The Mesopotamians practiced human sacrifice as part of the burial rituals of their royal and elite families. Palace attendants, warriors, and handmaidens were sacrificed for the purpose of accompanying their masters into the afterlife. After they had been killed their bodies were put in a systematic, decorative order. The warriors would have their weapons at their sides, while the handmaidens would be adorned with headdresses.
For many years, experts believed that these sacrifices were killed with poison. However, new examinations show that their deaths were much more brutal — they were stabbed through the head with a pike, a painful but quick death.
3. The Aztecs
Aztec society would offer human lives in order to keep the sun from dying. The Aztecs strongly believed that human blood was “sacred life force” and that the god of the sun, Huitzilopochtli, needed it for nourishment and appeasement.
The Aztecs performed brutal and gruesome human sacrificial killings of both volunteers and members of other tribes who were captured during war. In one type of ritual, the sacrifices would be required to walk up the stairs of the temple. When they reached the top a priest would open their stomachs, cutting from their throats down to their bellies. The priest would then offer the heart to the gods, while the bodies would be dismembered at the bottom of the temple. Estimates of the scope of these sacrifices are fiercely debated, a problem compounded by the fact that few neutral sources are available.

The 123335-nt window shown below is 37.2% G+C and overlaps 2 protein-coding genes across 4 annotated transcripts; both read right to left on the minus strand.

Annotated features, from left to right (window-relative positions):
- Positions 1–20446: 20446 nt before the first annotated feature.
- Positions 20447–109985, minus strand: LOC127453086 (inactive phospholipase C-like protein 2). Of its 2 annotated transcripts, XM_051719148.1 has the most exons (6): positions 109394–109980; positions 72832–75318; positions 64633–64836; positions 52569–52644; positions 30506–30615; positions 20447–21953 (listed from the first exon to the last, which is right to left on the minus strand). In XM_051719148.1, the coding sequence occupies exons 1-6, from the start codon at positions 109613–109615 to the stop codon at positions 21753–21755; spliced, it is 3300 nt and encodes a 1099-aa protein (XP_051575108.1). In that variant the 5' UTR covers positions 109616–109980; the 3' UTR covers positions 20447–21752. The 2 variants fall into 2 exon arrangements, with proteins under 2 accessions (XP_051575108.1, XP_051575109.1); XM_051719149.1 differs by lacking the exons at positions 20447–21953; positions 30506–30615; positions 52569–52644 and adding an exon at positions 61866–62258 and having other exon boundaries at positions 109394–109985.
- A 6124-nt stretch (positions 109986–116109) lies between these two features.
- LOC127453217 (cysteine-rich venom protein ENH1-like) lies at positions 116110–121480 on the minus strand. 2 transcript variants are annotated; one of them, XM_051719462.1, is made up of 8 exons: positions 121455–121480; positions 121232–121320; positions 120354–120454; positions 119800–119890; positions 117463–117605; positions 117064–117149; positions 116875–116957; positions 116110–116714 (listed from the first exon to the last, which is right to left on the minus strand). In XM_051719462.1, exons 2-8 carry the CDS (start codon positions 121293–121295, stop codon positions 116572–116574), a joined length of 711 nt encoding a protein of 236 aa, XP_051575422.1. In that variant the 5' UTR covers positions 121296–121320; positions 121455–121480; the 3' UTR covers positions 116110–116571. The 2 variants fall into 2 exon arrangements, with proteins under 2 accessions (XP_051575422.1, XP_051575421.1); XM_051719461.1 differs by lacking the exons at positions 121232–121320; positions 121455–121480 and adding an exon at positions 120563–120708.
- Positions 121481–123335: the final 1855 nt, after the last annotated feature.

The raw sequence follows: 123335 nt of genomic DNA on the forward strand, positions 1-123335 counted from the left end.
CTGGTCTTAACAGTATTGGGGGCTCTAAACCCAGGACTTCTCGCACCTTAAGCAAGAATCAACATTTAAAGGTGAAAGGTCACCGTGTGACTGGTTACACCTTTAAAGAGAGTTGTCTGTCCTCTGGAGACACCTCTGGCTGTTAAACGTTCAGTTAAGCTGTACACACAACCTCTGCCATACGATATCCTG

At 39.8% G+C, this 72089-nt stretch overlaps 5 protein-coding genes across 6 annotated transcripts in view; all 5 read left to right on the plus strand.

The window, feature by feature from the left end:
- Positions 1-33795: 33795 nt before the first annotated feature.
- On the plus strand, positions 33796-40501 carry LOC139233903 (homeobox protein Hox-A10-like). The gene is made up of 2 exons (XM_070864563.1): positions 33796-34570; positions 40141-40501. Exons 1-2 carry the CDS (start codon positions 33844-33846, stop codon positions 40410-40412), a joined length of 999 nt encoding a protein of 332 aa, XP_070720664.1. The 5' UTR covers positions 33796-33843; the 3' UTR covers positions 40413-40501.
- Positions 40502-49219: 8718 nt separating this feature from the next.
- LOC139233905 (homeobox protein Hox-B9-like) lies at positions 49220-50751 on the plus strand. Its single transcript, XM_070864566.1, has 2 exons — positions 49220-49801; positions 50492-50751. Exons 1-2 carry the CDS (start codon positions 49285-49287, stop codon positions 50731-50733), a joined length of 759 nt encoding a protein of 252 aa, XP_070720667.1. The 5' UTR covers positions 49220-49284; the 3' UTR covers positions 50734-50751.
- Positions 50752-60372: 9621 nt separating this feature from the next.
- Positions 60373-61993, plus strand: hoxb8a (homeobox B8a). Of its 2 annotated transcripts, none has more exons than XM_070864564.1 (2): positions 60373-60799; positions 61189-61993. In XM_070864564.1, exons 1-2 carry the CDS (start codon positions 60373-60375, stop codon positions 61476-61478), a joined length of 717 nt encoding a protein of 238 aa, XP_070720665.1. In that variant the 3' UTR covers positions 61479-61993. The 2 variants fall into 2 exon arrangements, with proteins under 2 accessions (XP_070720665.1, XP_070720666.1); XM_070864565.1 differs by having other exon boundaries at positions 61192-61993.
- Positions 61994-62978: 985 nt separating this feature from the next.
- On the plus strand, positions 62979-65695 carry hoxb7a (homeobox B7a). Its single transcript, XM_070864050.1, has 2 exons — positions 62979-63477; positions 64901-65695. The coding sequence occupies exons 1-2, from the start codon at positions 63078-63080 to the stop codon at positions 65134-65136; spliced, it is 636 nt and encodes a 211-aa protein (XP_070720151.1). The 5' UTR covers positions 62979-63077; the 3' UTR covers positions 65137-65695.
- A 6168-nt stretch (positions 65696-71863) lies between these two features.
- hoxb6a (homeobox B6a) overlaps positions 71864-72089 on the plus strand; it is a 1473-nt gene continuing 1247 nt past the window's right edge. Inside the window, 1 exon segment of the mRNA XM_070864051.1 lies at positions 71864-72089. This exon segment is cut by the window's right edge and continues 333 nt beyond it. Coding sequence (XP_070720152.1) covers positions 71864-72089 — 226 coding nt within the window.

2. The Egyptians
Many Egyptologists believe that the ancient Egyptians practiced both human sacrifice. Though there are some experts who disagree with this, sacrificial tombs found in Abydos prove that the ancient Egyptians did engage in at least some ritual retainer sacrifice, where the servants of pharaohs or other key figures would be killed so they could continue to serve in the afterlife. Renowned Egyptologist George Reisener suggested that the tombs of King Djer and King Aha were filled with servants who were sacrificed by being buried alive with their tools. Reisener also hypothesized that the wife of King Djer was buried alive with his body. However, these retainer sacrifices were eventually phased out and replaced with symbolic human figures.
1. The Incas
The Incas resorted to the practice of human sacrifice to the gods, particularly the offering of their children, as a way to prevent natural calamities. The Inca Empire was plagued by numerous natural disasters, including volcanic eruptions, earthquakes and floods. The Inca believed that these natural catastrophes were controlled by the gods, and that favor needed to be gained through sacrifice.
While many sacrifices were prisoners, some children were raised solely for the purpose of being ritually killed under the belief that physically healthy children were the purest sacrifices the Inca could offer. The Inca firmly believe that there was an afterlife where the children who were sacrificed would live in a better, happier place. In addition, the sacrifices were often treated very well before they were killed — they were given an excellent diet, a feast in their honor, and even a meeting with the Emperor.